Who does not want to “legalize love” !?
Back in 2012, Google made the headlines with its “Legalize Love” campaign which called for decriminalization of homosexuality and an end to homophobia, worldwide. The campaign had ambitious goals as described at the time by Mark Palmer-Edgecumbe, then Google’s head of diversity and inclusion: “We want our employees who are gay or lesbian or transgender to have the same experience outside the office as they do in the office.” Yet a few months after it was publicized and Google raked the social media reputation boost, the “legalize love” campaign was nowhere to be found. Internally Google lawyers had realized that legalization was not something they could single-handedly influence, but perhaps, more importantly, that the company’s leadership was unwilling to put its business at risk on behalf of LGBT+ people.
A year ago, acting intelligence head Richard Grenell, the most influential openly LGBT+ person in Trump’s entourage, and ambassador to Germany, made similar headlines with an announcement that the administration would push for decriminalization of homosexuality in the 68 countries where it is still illegal. I happened to be in Berlin at the time (July 2019) at a meeting bringing LGBT+ activists and companies together to discuss how to best support homegrown movements. I skipped the announcement at the US embassy because the hashtag #NotACrime felt too much like a Pinkwashing operation by the administration. Grenell had not bothered consulting global activists or the United Nations LGBT core-group. The Core Group – to which the US belongs – is an informal cross regional group of United Nations Member States established in 2008 working to end the situation of apartheid faced by LGBT+ people globally with key support from Outright Action International, an organization I serve on the Board of.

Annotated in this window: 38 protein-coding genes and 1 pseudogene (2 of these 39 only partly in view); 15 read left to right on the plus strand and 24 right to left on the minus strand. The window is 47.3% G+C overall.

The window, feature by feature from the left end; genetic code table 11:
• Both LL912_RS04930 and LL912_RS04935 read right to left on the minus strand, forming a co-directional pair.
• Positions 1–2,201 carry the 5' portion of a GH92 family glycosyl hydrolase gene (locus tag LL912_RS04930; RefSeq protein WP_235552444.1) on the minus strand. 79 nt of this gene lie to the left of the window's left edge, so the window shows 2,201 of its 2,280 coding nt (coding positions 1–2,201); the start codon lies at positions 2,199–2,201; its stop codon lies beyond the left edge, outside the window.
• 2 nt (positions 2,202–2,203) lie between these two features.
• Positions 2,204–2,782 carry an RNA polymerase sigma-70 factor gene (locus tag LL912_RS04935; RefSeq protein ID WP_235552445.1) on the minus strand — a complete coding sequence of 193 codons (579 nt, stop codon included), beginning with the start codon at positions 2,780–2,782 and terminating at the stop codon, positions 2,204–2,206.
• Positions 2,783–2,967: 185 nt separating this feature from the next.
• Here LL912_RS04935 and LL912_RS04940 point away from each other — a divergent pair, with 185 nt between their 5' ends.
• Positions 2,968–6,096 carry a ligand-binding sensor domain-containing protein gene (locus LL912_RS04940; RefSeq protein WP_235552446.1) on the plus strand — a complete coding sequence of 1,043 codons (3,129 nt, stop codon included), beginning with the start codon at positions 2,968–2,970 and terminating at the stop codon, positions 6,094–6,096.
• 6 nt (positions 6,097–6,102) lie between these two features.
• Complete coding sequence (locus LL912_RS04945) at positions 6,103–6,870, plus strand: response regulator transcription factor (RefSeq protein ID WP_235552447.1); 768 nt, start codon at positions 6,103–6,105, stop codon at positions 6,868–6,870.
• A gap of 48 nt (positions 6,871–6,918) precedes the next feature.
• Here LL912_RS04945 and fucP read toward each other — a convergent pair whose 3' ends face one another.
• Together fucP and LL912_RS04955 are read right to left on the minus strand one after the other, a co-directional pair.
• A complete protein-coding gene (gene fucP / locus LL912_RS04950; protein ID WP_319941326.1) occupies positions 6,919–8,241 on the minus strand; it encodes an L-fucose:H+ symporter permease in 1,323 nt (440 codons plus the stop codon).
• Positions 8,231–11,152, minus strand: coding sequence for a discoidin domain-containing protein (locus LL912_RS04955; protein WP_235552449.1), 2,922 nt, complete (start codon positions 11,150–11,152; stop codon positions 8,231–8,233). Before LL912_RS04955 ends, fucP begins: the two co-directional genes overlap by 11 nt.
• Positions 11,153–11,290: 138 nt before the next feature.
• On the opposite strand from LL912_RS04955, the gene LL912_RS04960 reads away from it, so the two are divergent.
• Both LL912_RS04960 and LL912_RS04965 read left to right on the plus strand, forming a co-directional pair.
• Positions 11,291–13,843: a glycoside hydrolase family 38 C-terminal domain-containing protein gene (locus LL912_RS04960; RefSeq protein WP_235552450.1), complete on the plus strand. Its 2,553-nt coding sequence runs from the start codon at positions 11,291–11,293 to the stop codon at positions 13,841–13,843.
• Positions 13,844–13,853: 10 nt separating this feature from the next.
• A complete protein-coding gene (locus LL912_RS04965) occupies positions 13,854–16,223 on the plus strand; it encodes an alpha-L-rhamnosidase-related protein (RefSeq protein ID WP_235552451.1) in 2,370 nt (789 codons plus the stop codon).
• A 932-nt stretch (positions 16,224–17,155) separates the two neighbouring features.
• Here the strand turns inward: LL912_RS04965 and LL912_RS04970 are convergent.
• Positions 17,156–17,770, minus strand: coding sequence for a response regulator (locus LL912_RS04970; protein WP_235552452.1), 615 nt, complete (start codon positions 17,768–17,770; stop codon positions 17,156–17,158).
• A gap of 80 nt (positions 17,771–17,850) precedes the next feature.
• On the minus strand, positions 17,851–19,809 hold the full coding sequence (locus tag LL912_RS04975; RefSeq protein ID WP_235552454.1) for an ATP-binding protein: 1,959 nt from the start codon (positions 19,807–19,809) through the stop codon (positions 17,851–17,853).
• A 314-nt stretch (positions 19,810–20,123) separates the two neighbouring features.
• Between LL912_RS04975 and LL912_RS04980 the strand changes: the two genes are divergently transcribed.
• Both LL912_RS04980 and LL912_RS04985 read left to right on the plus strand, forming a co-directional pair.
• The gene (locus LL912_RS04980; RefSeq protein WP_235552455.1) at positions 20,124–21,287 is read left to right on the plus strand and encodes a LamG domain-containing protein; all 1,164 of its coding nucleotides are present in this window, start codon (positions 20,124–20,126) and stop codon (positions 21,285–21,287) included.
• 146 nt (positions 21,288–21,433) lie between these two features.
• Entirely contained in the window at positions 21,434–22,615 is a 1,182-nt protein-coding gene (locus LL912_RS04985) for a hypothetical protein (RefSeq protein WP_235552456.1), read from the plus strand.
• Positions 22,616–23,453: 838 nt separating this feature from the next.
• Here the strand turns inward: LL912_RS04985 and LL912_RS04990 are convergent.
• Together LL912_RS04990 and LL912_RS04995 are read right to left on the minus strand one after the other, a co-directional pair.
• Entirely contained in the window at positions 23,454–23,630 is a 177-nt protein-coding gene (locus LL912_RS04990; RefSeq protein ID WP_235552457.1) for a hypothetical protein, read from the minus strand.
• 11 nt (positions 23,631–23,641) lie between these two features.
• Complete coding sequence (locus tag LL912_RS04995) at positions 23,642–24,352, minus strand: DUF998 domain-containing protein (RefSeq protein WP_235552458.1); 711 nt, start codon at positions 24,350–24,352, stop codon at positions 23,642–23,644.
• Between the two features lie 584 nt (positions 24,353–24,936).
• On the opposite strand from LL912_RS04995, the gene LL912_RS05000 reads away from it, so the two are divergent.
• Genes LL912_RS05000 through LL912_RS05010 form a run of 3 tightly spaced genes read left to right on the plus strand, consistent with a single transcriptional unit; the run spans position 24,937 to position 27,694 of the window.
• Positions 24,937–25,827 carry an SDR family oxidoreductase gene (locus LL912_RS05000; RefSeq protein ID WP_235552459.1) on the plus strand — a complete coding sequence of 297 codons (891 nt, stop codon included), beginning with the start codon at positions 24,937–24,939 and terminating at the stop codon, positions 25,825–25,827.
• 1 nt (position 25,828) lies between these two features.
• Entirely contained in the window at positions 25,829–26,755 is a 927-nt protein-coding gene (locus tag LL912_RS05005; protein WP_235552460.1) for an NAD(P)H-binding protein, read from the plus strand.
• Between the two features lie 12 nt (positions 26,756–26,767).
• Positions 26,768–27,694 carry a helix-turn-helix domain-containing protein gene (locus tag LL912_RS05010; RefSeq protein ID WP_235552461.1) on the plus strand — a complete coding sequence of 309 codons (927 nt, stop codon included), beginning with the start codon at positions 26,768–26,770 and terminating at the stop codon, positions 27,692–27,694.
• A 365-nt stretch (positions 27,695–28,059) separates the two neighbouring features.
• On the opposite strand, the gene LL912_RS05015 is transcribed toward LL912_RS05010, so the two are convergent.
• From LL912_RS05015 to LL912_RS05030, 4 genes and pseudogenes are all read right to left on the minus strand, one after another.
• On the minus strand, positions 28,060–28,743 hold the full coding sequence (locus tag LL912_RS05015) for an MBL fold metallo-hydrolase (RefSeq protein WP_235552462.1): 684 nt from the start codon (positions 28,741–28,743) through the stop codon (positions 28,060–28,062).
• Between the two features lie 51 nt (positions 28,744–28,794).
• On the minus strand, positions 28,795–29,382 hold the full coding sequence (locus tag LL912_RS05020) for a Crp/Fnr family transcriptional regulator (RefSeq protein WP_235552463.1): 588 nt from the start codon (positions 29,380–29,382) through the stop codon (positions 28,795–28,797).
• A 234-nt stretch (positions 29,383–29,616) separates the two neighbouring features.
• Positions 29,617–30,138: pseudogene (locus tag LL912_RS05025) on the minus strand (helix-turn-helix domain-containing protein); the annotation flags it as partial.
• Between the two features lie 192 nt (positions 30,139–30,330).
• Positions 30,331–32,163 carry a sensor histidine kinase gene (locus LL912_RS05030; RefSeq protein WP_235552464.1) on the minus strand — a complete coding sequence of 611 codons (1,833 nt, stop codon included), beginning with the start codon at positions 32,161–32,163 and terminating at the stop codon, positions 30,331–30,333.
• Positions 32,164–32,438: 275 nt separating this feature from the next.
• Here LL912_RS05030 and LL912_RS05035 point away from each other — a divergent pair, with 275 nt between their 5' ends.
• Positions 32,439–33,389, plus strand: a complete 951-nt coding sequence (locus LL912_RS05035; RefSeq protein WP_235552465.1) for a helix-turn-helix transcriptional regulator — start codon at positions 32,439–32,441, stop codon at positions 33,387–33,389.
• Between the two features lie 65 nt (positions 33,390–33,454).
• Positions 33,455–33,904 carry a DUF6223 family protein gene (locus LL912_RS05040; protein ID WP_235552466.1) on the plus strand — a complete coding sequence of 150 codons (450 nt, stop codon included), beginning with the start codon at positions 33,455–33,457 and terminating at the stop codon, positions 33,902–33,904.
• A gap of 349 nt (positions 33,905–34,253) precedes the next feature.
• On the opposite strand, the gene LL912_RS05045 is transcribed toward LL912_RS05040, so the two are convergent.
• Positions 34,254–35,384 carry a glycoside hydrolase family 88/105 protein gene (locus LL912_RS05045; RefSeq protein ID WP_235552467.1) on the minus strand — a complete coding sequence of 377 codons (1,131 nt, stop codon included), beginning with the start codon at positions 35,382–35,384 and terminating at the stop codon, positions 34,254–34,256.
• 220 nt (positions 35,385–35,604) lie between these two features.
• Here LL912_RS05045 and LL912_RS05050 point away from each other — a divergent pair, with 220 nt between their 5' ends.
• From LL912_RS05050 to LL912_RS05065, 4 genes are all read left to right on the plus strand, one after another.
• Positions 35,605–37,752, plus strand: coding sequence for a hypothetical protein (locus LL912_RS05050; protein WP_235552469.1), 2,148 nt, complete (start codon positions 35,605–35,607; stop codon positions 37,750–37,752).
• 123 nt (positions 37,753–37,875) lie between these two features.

[Also read my colleague Rufus Gifford’s take on Grenell’s recent promotion]
From Pinkwashing to Bluewashing
A few months later, the State Department caught up with Grenell’s announcement and hosted a bizarre decriminalization event at the United Nations to which it invited the Core Group. Outright’s Executive Director, Jessica Stern, who was in attendance commented: “Instead of focusing only on decriminalization; we need to promote acceptance, understanding and equality for all LGBTIQ people everywhere.” The event strangely enough featured a pastor close to the administration who called homosexuality an epidemic showing the deep contradictions of Grenell’s ecosystem.
Grandstanding and blackmailing
Four days ago, Grenell reiterated the same claim that he was on a crusade to decriminalize homosexuality in an interview the New York Times, indicating that the administration will be cutting back on sharing intelligence with partner countries that criminalize homosexuality.
Besides my serious doubts that the US will ever reconsider intelligence sharing with strategic partners like Egypt, Saudi Arabia, or Kenya, on the basis of their abhorrent treatment of LGBT+ people, there are three reasons Grenell’s posturing is just bizarre: (i) the US administration is of course in no position to single-handedly decriminalize; (ii) decriminalizing, as pointed out by Jessica Sterm, is not the panacea if it is not accompanied by changes in “hearts and minds”; and (iii) the Trump administration has been systematically rolling back support for LGBT+ people at home.